Peter Rhodes on a shortage of modesty, filling the hours and Royals heading for Tinseltown
Read today's column from Peter Rhodes.
If the first casualty of war is truth, the first casualty of a pandemic may be modesty. Jeremy Corbyn claims that during least year's election campaign he was "denounced as somebody that wanted to spend more money than we could possibly afford, in order to right the social wrongs of this country.” But now he says the Government's massive spending to beat coronavirus has proved him “absolutely right.” As he prepares to stand down as Labour leader, Corbyn portrays himself as the genius no-one heeded. Er, how's that again?
We might agree with his glowing self-assessment if we could recall a single speech by him, or a single line in the Labour manifesto, promising for example to buy the NHS an extra 30,000 ventilators, 20 million virus test kits and a few 5,000-bed emergency hospitals, on the offchance that we might get a pandemic. In fact, at any time in the campaign did any of the political parties mention pandemics?
Corbyn is indulging in something called the Texas Sharpshooter Fallacy. First you fire your six-gun at the barn door. Then you paint the target around the bullet holes. Spot-on, every time.
Or then again, maybe the first casualty of a pandemic is grammar. According to the Daily Mail website: “Thousands of people flaunted coronavirus social distancing rules.” Flouted, perhaps?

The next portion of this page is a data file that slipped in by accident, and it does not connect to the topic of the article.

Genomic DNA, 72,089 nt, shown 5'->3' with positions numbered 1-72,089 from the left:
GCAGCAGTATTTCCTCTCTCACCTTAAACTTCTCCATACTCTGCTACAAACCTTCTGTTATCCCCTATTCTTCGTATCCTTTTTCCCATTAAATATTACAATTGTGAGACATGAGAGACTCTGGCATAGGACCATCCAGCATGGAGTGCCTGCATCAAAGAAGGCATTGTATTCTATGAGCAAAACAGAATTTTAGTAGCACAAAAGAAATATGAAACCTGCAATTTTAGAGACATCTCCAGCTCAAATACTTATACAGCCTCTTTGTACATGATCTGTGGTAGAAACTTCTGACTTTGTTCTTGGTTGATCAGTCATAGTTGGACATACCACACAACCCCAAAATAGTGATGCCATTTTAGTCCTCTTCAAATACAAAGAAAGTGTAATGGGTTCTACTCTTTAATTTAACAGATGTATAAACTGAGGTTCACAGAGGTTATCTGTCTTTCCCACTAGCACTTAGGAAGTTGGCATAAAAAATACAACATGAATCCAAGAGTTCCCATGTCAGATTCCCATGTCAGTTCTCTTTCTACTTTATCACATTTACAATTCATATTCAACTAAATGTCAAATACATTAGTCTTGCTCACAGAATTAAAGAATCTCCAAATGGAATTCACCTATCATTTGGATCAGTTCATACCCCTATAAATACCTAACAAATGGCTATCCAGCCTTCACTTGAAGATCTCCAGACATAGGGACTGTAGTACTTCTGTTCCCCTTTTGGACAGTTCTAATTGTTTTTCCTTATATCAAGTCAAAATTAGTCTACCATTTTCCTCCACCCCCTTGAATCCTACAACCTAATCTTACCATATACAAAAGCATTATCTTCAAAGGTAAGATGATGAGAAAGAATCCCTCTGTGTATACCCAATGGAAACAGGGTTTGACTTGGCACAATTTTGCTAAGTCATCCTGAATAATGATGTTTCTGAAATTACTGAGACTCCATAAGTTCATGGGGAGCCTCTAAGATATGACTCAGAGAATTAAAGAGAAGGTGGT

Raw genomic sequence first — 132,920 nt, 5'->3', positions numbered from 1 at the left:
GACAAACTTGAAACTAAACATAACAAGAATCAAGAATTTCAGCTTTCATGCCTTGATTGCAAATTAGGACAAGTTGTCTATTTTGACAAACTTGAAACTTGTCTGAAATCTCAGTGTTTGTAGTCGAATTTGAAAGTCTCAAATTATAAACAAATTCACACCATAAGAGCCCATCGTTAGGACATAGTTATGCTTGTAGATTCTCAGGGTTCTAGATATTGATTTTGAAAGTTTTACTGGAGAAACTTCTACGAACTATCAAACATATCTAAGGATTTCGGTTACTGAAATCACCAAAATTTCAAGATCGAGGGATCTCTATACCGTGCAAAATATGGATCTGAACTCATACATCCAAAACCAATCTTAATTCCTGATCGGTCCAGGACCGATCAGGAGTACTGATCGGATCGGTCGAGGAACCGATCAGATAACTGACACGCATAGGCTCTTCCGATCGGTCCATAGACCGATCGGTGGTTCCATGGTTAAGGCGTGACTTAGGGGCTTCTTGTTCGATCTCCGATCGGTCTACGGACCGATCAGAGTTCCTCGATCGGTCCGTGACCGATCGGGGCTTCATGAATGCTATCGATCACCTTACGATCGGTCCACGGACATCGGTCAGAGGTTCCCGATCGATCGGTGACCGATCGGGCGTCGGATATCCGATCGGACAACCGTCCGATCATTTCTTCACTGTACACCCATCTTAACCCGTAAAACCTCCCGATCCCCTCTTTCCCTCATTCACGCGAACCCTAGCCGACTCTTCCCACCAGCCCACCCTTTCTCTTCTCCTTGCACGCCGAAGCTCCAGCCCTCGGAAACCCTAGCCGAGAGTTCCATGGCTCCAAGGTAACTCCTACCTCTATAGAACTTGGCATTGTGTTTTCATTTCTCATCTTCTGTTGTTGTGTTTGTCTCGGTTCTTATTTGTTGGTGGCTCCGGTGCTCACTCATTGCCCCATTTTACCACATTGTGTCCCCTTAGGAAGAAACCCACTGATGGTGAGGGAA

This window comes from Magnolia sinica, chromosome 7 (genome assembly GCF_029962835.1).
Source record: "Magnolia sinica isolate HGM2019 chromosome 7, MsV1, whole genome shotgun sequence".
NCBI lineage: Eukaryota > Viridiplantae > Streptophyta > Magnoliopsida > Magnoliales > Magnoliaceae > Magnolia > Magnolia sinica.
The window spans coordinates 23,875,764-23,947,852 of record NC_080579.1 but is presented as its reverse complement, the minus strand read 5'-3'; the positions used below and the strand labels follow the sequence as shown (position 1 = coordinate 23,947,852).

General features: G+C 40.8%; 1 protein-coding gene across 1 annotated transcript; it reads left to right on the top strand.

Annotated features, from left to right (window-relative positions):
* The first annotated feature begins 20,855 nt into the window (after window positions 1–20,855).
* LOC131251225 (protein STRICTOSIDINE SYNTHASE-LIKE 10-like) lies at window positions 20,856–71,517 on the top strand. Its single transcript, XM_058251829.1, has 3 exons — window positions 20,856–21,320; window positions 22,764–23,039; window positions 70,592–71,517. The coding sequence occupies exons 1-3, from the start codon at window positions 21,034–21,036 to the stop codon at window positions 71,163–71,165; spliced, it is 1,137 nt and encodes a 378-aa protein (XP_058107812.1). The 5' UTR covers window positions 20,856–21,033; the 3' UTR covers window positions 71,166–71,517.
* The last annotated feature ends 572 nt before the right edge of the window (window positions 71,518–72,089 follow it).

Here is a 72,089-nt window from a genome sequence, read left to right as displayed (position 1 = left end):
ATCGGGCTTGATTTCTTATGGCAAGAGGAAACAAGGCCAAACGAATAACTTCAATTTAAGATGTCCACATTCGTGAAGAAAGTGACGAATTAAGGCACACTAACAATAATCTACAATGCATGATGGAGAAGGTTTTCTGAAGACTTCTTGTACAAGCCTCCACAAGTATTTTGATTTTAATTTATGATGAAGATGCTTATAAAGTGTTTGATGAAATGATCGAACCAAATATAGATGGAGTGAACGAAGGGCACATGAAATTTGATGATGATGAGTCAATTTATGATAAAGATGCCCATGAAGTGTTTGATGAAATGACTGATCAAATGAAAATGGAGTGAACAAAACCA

Canada is a lovely place, especially if you enjoy maple syrup, Union Jacks, the Northern Lights, enormous bears and occasionally getting saluted by a Mountie. But did anyone seriously think dear old Canada would become the permanent home of a young, starry-eyed and hugely ambitious couple like Harry and Meghan? If you want to build a new media / movie / speaking-tour sort of career there is only place to be and that's where they're heading. No, not Saskatchewan. Hollywood.
A photo of three NHS nurses celebrating last week's nationwide applause for health workers made a charming composition. And then you looked again. The nurses were huddled together, heads almost touching and their surgical masks were off. If the experts don't observe social distancing, what hope for the rest of us?
There's not much good news from the coronavirus front but one factor rarely gets a mention in the casualty-prediction figures. It is expertise. The longer medical teams deal with this virus, the more skilled they will become. This may explain why some hospitals are performing better than others. I was impressed with a nurse on the radio describing how quickly her team learned to recognise Covid-19 from X-rays. Time saved, lives saved.
Meanwhile, how the days drag. I was planning to hold an official census of all the woodlice in our garden shed. First, I must make a clipboard. Should kill an hour or so.